S. Sadanand

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Swaminathan Sadanand (1900–1953) was an Indian journalist.

In 1927 Sadanand started the Free Press of India Agency,[1] which was the first news agency owned and managed by Indians.[2]

In 1930 Sadanand became founder editor of the English-language The Free Press Journal which, according to A. R. Desai, was a strong supporter of the Indian National Congress's (INC) "demand and struggle for independence" from Great Britain.[3] In 1933, he bought The Indian Express, (Madras), from Varadarajulu Naidu, an INC supporter who had founded it in 1934. The closure of The Free Press Journal caused The Indian Express to pass into the control of Ramnath Goenka.[4] He was one of the seven initial shareholders of the Press Trust of India when it was founded in 1947.[5]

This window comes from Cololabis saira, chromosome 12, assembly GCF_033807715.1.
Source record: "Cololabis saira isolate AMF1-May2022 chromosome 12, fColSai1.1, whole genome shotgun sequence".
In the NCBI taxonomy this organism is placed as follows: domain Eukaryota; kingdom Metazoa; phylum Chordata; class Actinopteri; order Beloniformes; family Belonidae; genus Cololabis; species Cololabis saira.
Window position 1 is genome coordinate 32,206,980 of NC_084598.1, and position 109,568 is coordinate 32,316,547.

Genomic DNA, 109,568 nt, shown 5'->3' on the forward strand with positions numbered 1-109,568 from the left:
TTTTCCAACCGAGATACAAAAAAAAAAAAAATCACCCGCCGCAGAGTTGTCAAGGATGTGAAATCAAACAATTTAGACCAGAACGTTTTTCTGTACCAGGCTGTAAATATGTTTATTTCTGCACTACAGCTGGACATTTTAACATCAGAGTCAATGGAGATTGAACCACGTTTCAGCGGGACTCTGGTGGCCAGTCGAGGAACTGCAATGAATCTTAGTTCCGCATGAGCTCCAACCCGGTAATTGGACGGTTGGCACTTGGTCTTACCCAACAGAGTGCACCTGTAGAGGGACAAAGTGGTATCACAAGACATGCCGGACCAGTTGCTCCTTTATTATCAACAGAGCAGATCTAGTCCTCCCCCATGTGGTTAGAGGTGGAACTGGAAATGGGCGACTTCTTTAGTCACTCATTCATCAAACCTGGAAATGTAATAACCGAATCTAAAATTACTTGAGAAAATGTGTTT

Sadanand never went to college and was a self-taught journalist. J. K. Singh calls him a great journalist but a poor business manager and a "sad failure".[6] Rangaswami Parthasarathy calls him an able editor, an innovator and a fearless patriot.[7]

References[edit]

  1. ^ Shrivastava, K. M. (2007). News agencies from pigeon to internet. Sterling Publishers. p. 39. ISBN 978-1-932705-67-6. Retrieved 2012-03-04. 
  2. ^ Kumar, Ravinder (December 1993). Selected works of Motilal Nehru. 5. Vikas. p. 274. ISBN 978-0-7069-6379-3. Retrieved 4 March 2012. 
  3. ^ Desai, A. R. (2005) [1948]. Social Background Of Indian Nationalism (6th ed.). Popular Prakashan. p. 213. ISBN 978-81-7154-667-1. Retrieved 4 March 2012. 
  4. ^ Kaminsky, Arnold P. (2011). India Today: An Encyclopedia of Life in the Republic. ABC-CLIO. p. 340. ISBN 978-0-313-37463-0. Retrieved 12 March 2012. 
  5. ^ Shrivastava, K. M. (2007). News agencies from pigeon to internet. Sterling Publishers Pvt. Ltd. pp. 45, 69–70. ISBN 978-1-932705-67-6. Retrieved 12 March 2012. 
  6. ^ Singh, J. K. (2007). Media And Journalism. APH Publishing. pp. 3, 5. ISBN 978-81-313-0062-6. Retrieved 4 March 2012. 
  7. ^ Parthasarathy, Rangaswami (1989). Journalism in India: from the earliest times to the present day. Sterling Publishers. p. 293. Retrieved 4 March 2012. 

Further reading[edit]